A hand mauled at my breast.

“Fuck’s sake, get off me.”

And then a hand clamped over my mouth. He was telling me what he was going to do to my body, and I thought, There is noth­ing I can do to stop this. Cars streamed past behind him in the wet; someone walked by on the far side of the street, umbrella tilted in our direction. I was pinned. I couldn’t shout. I could hardly breathe. I twisted my head aside, desperate for breath. His hand slipped, and I got my teeth around it. I bit.

He swore and jerked away. His weight was off me. He looked at me, shaking out his hand. I staggered to go around him, but he caught me by the shoulder and swung me back. I saw it coming; I just stood there. His fist slammed into my jaw. My head whipped back. My teeth clashed together. I fell back into the branches, the wire fence sinking beneath me.

So this is what the world is like. I had no idea.

I have a clear image of him standing there, over me, in the light of the streetlamp and in the rain, his blue hood still pulled tight like some kind of hazard gear, like handling me was some­how contaminating but necessary; there was water beading on his face, and he was smiling like he was smiling for a photograph. And he was, I suppose. He must have known it would be indel­ible, that image; that I would be stuck with it forever. That I’d remember him forever, and I’d always be afraid.

Because then he just turned and loped away. I watched till he was over the cusp of the hill, to be certain he had gone.

My jaw hurt and when I reached up to touch it there was blood. I straightened out my jacket, smoothed it over my belly. I felt like I’d done something stupid. I made my way back towards the flat.

Two huge men were sitting on the front steps of our build­ing, eating fried chicken under the shelter of the doorway. They glanced up at me, then shunted aside to let me pass.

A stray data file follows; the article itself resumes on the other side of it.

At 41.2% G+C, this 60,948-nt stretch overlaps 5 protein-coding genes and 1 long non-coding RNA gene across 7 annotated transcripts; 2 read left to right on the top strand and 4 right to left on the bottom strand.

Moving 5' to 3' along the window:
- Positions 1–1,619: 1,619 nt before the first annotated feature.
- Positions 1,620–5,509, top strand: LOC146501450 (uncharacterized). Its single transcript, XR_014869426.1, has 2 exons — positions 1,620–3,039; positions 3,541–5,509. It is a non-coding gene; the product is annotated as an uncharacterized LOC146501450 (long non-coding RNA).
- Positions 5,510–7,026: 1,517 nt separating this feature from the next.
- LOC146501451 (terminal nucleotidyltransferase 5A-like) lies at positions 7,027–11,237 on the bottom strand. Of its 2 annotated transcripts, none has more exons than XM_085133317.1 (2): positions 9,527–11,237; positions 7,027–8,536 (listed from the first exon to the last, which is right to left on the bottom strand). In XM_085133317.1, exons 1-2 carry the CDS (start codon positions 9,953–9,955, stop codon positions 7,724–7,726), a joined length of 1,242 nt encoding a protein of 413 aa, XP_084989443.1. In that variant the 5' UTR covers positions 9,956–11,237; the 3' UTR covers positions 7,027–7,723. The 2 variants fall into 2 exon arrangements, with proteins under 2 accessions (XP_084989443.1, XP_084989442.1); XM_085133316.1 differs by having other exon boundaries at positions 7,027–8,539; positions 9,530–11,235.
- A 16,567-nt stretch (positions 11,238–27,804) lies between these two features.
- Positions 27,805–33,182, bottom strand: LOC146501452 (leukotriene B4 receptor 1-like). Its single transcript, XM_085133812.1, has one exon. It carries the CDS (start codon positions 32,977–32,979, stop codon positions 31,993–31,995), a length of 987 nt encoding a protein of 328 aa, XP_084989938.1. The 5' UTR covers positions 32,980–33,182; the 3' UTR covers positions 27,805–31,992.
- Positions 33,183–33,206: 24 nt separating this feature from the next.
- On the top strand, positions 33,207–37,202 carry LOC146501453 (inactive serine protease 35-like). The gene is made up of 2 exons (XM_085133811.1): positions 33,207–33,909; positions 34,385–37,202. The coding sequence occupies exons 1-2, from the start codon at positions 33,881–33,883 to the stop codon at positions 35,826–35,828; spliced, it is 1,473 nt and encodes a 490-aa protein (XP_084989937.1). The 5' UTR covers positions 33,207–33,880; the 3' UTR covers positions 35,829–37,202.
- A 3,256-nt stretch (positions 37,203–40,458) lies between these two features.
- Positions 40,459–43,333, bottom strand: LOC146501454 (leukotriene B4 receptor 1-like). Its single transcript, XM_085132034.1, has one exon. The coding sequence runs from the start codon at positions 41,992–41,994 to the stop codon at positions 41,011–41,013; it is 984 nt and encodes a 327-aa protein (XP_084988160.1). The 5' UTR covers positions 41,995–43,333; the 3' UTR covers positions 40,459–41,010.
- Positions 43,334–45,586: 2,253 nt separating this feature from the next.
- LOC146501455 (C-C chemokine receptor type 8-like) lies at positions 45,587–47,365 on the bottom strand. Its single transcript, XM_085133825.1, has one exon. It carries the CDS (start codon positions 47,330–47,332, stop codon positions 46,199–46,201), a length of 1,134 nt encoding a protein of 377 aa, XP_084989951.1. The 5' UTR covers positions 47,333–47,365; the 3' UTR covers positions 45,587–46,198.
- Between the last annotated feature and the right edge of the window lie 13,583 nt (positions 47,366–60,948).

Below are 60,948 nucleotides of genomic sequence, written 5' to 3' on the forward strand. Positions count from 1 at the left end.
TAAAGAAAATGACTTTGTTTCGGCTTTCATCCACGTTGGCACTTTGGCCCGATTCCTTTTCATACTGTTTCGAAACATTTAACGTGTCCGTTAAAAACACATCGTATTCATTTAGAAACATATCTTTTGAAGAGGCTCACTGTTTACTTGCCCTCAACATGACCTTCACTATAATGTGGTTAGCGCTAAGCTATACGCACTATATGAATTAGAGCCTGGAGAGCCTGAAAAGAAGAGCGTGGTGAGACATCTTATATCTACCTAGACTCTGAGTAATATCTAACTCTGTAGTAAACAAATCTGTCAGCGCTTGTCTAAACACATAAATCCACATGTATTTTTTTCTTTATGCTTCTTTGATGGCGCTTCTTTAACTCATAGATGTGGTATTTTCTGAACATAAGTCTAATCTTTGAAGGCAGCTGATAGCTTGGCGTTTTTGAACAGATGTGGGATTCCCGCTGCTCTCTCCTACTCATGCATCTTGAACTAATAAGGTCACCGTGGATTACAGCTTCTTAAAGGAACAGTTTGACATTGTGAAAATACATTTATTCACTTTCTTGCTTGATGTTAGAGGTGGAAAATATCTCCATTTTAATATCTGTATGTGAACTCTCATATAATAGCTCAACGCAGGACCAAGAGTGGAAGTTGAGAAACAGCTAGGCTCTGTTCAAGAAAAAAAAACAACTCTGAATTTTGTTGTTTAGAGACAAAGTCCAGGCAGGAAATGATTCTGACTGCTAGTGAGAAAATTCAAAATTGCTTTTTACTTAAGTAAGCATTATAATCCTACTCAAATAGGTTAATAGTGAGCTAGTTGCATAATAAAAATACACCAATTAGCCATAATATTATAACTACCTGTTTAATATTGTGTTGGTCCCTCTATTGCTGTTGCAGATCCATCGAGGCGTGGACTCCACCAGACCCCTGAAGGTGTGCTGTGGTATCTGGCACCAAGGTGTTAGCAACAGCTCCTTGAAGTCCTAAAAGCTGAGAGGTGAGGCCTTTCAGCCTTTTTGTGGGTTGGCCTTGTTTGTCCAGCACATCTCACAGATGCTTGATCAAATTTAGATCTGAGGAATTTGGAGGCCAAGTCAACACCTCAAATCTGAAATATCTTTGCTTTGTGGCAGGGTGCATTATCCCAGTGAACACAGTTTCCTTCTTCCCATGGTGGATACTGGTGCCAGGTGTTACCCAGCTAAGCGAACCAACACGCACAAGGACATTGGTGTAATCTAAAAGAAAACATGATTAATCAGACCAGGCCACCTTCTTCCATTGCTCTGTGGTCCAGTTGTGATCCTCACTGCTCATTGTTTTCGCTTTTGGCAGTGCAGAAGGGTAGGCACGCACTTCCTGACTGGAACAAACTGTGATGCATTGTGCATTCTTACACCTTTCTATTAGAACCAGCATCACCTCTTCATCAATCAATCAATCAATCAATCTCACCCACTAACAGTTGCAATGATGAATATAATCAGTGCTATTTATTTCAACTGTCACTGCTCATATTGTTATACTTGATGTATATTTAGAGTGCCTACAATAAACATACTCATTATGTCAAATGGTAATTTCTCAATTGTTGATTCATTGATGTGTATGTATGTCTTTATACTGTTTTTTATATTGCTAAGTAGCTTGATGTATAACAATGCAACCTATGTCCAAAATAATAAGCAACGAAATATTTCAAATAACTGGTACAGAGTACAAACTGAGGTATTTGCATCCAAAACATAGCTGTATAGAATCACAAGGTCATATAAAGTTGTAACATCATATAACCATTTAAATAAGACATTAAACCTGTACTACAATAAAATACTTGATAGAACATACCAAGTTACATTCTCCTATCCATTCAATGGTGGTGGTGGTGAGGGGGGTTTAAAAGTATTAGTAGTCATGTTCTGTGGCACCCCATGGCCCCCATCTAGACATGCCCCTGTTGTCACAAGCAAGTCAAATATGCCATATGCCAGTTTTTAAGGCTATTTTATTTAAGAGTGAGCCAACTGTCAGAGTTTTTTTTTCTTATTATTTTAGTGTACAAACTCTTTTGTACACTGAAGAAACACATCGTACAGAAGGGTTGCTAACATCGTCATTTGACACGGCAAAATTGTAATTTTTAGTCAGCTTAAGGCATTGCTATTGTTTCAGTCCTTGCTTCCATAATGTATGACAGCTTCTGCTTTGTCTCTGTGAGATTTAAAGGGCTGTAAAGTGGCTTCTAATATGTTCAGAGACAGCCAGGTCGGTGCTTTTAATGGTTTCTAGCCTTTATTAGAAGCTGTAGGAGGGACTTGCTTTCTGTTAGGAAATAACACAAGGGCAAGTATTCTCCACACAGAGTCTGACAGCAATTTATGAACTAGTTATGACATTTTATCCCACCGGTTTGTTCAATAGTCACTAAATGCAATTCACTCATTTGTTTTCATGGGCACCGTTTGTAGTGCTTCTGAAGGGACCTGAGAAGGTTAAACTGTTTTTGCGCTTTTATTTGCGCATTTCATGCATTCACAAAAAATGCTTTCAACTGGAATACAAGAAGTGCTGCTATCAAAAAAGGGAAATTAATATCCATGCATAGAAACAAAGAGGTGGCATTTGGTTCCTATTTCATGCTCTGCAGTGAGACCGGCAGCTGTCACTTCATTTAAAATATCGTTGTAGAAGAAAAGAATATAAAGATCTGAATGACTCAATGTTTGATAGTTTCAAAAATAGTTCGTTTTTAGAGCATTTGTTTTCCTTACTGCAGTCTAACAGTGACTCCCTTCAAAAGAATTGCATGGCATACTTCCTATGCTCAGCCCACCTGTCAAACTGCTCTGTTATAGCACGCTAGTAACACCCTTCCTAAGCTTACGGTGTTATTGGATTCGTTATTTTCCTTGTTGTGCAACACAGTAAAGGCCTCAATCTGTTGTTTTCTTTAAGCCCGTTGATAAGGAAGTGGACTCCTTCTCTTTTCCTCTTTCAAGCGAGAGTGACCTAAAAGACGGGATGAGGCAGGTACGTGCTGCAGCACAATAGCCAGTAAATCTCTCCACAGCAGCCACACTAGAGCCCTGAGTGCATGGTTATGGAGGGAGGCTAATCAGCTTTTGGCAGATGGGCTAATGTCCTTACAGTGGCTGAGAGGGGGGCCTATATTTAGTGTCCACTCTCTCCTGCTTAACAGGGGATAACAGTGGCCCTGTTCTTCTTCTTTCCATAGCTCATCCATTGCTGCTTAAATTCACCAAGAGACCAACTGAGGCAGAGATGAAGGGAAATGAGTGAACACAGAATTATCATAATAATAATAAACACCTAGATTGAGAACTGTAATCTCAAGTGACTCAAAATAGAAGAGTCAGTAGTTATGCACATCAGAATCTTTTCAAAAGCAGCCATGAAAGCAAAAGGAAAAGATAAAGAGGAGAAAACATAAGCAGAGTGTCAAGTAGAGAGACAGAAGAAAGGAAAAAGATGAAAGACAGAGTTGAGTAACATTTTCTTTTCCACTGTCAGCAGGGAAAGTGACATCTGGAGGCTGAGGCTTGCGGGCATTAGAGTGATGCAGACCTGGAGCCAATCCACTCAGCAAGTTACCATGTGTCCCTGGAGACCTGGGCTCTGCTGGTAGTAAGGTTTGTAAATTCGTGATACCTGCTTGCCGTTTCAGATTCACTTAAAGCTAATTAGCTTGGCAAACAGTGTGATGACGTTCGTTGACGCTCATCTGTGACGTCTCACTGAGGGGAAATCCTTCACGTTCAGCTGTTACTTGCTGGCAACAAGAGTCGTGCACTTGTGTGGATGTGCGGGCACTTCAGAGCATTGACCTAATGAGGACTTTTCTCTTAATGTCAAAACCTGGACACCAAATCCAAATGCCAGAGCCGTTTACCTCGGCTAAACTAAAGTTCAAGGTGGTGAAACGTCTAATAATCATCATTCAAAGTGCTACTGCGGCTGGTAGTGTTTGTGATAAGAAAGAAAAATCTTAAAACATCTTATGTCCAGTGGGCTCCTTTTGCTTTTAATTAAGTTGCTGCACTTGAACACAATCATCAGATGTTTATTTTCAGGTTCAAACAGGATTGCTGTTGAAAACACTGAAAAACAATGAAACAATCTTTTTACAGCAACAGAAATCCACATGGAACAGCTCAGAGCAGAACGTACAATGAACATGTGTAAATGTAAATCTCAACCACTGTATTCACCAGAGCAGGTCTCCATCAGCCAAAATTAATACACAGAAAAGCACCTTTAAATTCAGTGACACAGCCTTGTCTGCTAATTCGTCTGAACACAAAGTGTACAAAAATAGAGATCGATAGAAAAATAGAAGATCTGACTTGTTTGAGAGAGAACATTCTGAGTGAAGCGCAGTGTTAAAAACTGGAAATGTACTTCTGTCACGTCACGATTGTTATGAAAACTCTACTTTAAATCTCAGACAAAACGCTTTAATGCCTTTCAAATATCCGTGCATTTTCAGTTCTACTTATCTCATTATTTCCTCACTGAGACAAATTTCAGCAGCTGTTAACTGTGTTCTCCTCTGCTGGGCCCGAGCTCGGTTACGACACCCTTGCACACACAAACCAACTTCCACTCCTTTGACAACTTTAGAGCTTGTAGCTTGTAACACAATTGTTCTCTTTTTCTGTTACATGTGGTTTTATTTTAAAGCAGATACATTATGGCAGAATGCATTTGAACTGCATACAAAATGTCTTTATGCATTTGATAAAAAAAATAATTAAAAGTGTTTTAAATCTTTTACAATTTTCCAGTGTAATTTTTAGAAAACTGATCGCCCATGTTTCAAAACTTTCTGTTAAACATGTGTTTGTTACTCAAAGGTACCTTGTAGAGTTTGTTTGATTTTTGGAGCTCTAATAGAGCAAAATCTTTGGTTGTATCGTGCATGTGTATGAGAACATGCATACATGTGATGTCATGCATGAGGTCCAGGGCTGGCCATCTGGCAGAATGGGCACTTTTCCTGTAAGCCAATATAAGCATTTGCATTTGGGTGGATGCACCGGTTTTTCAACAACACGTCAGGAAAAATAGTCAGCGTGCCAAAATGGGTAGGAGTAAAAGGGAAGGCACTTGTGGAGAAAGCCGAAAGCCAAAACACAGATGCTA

*

I told Mark what had happened and he hugged me.

“Oh my God,” he said.

He let me go, held me at arm’s length and looked long at me. He went pink. “Fuck. Fuck fuck fuck fuck fuck.”

I nodded, eyes full.

“What kind of an asshole would do a thing like that?”

I didn’t have an answer. He touched my belly, looking me in the eyes.

“I don’t think there’s anything wrong,” I said. “He only hit me in the face.”

I went to the bathroom and washed my face and peered down my top at the red marks on my breast. I stuck the split on my chin together with Steri-Strips. Mark brought in a cup of tea and winced again at the sight of my chin.

“I mean, Jesus.” And he went silent and shook his head. “I’m going to call the police,” he said.

I blew a breath, still staring at the mirror.

He closed the bathroom door; I could hear him in the sitting room, phoning the local station.

Mark held my hand. We sat side by side on the sofa. I told the officers what had happened and it felt like we were playing parts, like Mark and I were story of the week in some TV drama; that the police were the regular actors who were there for whole careers.

The officers said they’d be in touch, and then they went away. Mark fetched me a blanket and lifted my feet up onto the sofa and brought me tea and toast, and then he rang our midwife. She called by late that evening, at the end of her rounds. She took a squint at my Steri-Strips and said I’d done a decent job of it. Then she had me lie down and bare my belly and the three of us listened to the baby’s squelch and squish heartbeat on her little monitor. She smiled at me over my bulge and I smiled unevenly back at her.

“What about you, though, hon?” she asked. “How are you?”

“So long as the baby’s okay,” I said, “I’m okay.”

She said, “You know, women say that all the time. But I don’t always believe them.”

*

I didn’t get around to calling Mum. Not that day, nor the next. Good news is one thing to spread around; bad news, though, I screw the lid down tight and nothing gets out.

Mark was reluctant to go to work, but I said not to worry, I’d be fine. I’d have to be fine eventually and I might as well start now. He said he’d skip out directly after school, get someone else to cover Homework Club; he’d be home by five. It was my day off, which struck me as a bit of a waste, but at least I didn’t have to call Sinead and explain why I wasn’t coming in.

I tried to fill the time. I tried to write but I couldn’t. I tried to read but I couldn’t. I wanted an apple, but there were no apples in the flat, so I went out to buy some. I got as far as the front door of the building. Someone skimmed past on a bike; cars hurtled by; a loud tangle of lads came jostling down the pavement. I closed the door and went back up the stairs to our flat and locked the door. I texted Mark.